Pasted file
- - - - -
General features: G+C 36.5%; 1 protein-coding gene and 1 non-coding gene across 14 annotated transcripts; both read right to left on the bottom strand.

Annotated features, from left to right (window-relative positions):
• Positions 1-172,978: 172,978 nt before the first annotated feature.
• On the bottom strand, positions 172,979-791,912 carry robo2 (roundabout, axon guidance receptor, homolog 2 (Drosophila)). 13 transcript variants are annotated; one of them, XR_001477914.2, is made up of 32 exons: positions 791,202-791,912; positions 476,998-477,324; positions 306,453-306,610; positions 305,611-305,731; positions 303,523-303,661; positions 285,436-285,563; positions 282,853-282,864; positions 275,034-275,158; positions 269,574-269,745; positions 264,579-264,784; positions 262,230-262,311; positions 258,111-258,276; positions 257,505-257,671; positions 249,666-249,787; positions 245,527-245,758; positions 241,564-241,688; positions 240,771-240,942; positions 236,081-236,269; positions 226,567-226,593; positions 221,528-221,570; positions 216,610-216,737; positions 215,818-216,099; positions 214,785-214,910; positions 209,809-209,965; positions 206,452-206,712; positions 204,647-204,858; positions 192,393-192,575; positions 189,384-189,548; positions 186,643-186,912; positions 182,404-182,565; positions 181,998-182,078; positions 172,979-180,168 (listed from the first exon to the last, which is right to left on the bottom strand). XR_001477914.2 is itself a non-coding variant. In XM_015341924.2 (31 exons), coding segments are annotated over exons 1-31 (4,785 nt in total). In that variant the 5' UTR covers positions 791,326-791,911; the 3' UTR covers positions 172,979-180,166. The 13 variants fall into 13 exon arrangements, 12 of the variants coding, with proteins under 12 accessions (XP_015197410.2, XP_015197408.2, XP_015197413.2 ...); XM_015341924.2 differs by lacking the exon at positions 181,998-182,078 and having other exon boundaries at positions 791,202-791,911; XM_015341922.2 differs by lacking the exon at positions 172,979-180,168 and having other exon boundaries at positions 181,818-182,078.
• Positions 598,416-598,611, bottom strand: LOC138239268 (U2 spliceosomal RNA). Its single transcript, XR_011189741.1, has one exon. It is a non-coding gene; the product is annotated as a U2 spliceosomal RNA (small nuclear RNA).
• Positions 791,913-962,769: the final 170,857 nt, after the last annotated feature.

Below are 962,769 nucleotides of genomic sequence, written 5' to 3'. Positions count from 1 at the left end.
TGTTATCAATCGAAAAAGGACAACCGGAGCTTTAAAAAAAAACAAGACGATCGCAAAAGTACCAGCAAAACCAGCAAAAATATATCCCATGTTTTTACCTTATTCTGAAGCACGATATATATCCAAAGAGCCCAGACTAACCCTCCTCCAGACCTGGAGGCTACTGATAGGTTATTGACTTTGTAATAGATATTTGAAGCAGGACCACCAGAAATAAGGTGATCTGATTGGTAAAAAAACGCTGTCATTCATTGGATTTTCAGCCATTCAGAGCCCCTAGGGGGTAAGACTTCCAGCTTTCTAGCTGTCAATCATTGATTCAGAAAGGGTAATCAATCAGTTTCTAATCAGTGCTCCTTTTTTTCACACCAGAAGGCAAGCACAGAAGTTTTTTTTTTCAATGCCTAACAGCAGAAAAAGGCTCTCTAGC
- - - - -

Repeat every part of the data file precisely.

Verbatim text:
General features: G+C 36.5%; 1 protein-coding gene and 1 non-coding gene across 14 annotated transcripts; both read right to left on the bottom strand.

Annotated features, from left to right (window-relative positions):
• Positions 1-172,978: 172,978 nt before the first annotated feature.
• On the bottom strand, positions 172,979-791,912 carry robo2 (roundabout, axon guidance receptor, homolog 2 (Drosophila)). 13 transcript variants are annotated; one of them, XR_001477914.2, is made up of 32 exons: positions 791,202-791,912; positions 476,998-477,324; positions 306,453-306,610; positions 305,611-305,731; positions 303,523-303,661; positions 285,436-285,563; positions 282,853-282,864; positions 275,034-275,158; positions 269,574-269,745; positions 264,579-264,784; positions 262,230-262,311; positions 258,111-258,276; positions 257,505-257,671; positions 249,666-249,787; positions 245,527-245,758; positions 241,564-241,688; positions 240,771-240,942; positions 236,081-236,269; positions 226,567-226,593; positions 221,528-221,570; positions 216,610-216,737; positions 215,818-216,099; positions 214,785-214,910; positions 209,809-209,965; positions 206,452-206,712; positions 204,647-204,858; positions 192,393-192,575; positions 189,384-189,548; positions 186,643-186,912; positions 182,404-182,565; positions 181,998-182,078; positions 172,979-180,168 (listed from the first exon to the last, which is right to left on the bottom strand). XR_001477914.2 is itself a non-coding variant. In XM_015341924.2 (31 exons), coding segments are annotated over exons 1-31 (4,785 nt in total). In that variant the 5' UTR covers positions 791,326-791,911; the 3' UTR covers positions 172,979-180,166. The 13 variants fall into 13 exon arrangements, 12 of the variants coding, with proteins under 12 accessions (XP_015197410.2, XP_015197408.2, XP_015197413.2 ...); XM_015341924.2 differs by lacking the exon at positions 181,998-182,078 and having other exon boundaries at positions 791,202-791,911; XM_015341922.2 differs by lacking the exon at positions 172,979-180,168 and having other exon boundaries at positions 181,818-182,078.
• Positions 598,416-598,611, bottom strand: LOC138239268 (U2 spliceosomal RNA). Its single transcript, XR_011189741.1, has one exon. It is a non-coding gene; the product is annotated as a U2 spliceosomal RNA (small nuclear RNA).
• Positions 791,913-962,769: the final 170,857 nt, after the last annotated feature.

Below are 962,769 nucleotides of genomic sequence, written 5' to 3'. Positions count from 1 at the left end.
TGTTATCAATCGAAAAAGGACAACCGGAGCTTTAAAAAAAAACAAGACGATCGCAAAAGTACCAGCAAAACCAGCAAAAATATATCCCATGTTTTTACCTTATTCTGAAGCACGATATATATCCAAAGAGCCCAGACTAACCCTCCTCCAGACCTGGAGGCTACTGATAGGTTATTGACTTTGTAATAGATATTTGAAGCAGGACCACCAGAAATAAGGTGATCTGATTGGTAAAAAAACGCTGTCATTCATTGGATTTTCAGCCATTCAGAGCCCCTAGGGGGTAAGACTTCCAGCTTTCTAGCTGTCAATCATTGATTCAGAAAGGGTAATCAATCAGTTTCTAATCAGTGCTCCTTTTTTTCACACCAGAAGGCAAGCACAGAAGTTTTTTTTTTCAATGCCTAACAGCAGAAAAAGGCTCTCTAGC